Goddamn You! Your kung fu is lacking...

Tuesday, 31 January 2012

Pulgasari (1985)

Background - I bought this film on dvd a few years ago.  It was a Japanese dvd, with no English language option.  In my first (and, to date, only) custom job, I attached a subtitle file to the film and timed it.  Bar a few jumps, it turned out rather well.

Summary - It's a weird monster movie. I'd actually say that the monster isn't even the focal point. It's a story about oppression in a medieval society, which could have went in another direction without Pulgasari. It was interesting to see the monster adding to, and directing, the story; rather than a story entirely based around a monster.

I'll break down the various parts:

Story - A warlord king is seizing the iron of the kingdom, to gain absolute strength. A village tries to resist as they need the metal for farming and survival, so the blacksmith is thrown in prison. His relation is a freedom fighter/bandit type. The blacksmith fashions a small figure out of rice before he dies, and prays for the mythical Pulgasari to save the nation. His daughter cuts her finger and blood drops onto the figure, bringing it to life. It starts off small, but as it eats metal it grows rapidly. Eventually, it is huge, and leads a rebellion against the king and his bad uns. The coda brings the story full circle. It's an interesting set-up, easy to understand and reasonably well paced. Amongst the tragedy there's the odd bit of comedy, too.

Epic Monster Scale - Obviously, Pulgasari starts off small and grows to be huge. It certainly stomps through the countryside and smashes places up. No complaints there. There's also huge shots of thousands of extras, either fleeing from, or charging with, the monster. There's a lot of cannon explosions and burning balls catapulted around. It is an impressive sight for such an obscure film.

Production values - The costumes are bright and lively, with ridiculous hats. Amusing stuff. The thousands of extras were supposedly real soldiers. The monster suit isn't half bad - big daft eyes and layered armoured plating. There's a few scenes where actors are standing beside part of a huge foot or leg, and they work reasonably well. The model work is very good - Toho people were shipped in and created the miniature buildings, cannons, landscapes (and the suit - one of the Godzilla actors played the monster). There's some excellent detail in this work, with buildings collapsing in dust, smoke and fragments, which looks convincing. The scale shots of the little Pulgasari are fine, too, for the period. The matte shots of Pulgasari walking in the background as soldiers run in front are a bit chod, as the prints look very different. The scenery is frequently lovely, but there's some unpleasant dead animal scenes featured that add nothing to the film and leave a sour taste. Unnecessary trash, and the one feature about Eastern cinema that I truly despise. Richard Harrison made some observations about animal treatment on Godfrey Ho's sets (IFD films) that truly disgusted him, and a lack of care and respect for animals in Asian film of this period was all too common. The music is a bit Italian-esque, with synths.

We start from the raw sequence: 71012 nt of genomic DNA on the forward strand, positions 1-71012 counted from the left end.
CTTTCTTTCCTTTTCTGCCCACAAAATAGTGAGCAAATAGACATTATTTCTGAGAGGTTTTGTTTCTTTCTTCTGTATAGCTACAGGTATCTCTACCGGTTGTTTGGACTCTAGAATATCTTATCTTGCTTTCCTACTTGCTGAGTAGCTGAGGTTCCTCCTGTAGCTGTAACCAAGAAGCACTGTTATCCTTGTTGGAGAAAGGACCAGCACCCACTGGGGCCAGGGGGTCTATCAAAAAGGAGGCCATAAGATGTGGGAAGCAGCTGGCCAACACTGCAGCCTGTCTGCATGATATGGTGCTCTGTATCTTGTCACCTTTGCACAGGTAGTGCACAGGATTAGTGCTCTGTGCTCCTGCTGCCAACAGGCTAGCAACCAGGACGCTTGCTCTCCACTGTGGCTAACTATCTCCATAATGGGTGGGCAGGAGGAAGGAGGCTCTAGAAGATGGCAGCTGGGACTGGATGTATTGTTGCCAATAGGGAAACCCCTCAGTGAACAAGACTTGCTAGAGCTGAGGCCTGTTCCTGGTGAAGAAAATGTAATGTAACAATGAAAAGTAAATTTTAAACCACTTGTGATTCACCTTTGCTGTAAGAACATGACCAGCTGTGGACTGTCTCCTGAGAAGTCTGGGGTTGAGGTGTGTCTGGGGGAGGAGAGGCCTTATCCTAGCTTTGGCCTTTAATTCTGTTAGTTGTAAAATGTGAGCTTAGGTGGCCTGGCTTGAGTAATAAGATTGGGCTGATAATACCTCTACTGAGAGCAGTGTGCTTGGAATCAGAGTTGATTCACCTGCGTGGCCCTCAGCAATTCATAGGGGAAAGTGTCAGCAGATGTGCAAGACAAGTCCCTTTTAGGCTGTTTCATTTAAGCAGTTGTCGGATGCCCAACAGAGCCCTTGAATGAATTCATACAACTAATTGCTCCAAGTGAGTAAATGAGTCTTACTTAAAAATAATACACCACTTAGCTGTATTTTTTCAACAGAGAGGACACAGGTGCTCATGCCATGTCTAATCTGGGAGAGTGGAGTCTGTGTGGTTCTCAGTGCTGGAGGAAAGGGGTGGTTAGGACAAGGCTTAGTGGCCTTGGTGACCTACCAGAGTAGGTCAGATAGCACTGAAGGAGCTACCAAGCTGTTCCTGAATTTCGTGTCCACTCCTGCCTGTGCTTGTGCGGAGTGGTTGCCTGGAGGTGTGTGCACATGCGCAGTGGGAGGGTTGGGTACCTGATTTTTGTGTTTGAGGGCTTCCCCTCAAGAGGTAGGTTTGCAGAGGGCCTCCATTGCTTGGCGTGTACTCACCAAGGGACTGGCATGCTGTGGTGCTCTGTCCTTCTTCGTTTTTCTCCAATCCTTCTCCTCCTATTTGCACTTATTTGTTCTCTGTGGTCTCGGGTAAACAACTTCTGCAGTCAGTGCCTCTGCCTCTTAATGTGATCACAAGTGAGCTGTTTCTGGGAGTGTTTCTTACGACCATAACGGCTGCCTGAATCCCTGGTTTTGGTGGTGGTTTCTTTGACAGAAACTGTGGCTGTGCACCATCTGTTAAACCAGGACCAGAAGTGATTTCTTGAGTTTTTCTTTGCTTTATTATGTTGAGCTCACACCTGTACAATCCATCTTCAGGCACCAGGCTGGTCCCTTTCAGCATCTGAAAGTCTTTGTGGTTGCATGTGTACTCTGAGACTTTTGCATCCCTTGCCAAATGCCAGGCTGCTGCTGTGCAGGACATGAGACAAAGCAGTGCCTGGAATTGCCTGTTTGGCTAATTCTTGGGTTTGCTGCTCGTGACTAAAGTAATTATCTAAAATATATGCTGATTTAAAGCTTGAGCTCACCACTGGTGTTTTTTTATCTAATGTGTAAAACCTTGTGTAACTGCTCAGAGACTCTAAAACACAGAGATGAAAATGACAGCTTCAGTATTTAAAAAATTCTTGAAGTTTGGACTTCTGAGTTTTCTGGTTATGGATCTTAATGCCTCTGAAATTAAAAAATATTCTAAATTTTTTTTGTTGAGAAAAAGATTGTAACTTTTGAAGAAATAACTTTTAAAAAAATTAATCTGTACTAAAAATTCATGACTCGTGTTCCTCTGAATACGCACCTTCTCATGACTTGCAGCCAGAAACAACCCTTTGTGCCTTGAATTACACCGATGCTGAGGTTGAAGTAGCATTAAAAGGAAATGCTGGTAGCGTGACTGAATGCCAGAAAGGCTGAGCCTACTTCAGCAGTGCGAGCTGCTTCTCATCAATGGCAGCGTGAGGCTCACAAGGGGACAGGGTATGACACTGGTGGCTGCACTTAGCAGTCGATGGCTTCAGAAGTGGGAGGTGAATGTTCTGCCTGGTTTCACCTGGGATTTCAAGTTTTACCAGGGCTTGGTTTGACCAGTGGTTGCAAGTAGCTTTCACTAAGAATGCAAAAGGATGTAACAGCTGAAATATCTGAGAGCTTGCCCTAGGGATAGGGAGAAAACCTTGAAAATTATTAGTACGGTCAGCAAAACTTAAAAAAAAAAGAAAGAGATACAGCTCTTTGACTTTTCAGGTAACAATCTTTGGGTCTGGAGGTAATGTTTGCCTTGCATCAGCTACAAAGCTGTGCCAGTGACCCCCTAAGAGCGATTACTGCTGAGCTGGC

Notes - We've heard about the director being a South Korean, who was kidnapped by the leader of North Korea, imprisoned for years, before being personally invited to direct this tale of workers rising against corrupt leaders. What I didn't know was the Toho connection, the fact that the director escaped from North Korea before this could be finished, and the fact that he remade the story over a decade later in the film The Adventures Of Galgameth. The trailer is practically identical, but has this cheesy kiddiness to it, that makes it look like an annoying version of Pulgasari's largely straight-laced effort.

Summary - I liked Pulgasari. It was better than I expected, and played out differently to a lot of kaiju films. The production values were mostly very good, and served to add a lot of charm to the film.

Originally posted on ntsc-uk


  1. I'm sure this is worth a watch out of curiosity alone, but I can't help but feel the backstory to this is more fascinating than the actual film.

  2. Probably. The film is a kaiju effort with the monster as a metaphor. It's setting is quite refreshing and I liked the way the monster was part of the story, rather than simply being THE story. Nevertheless, you're right - the history behind the film is extraordinary. The Japanese disc also included loads of production photos. The working conditions didn't look bad! Great work from Toho.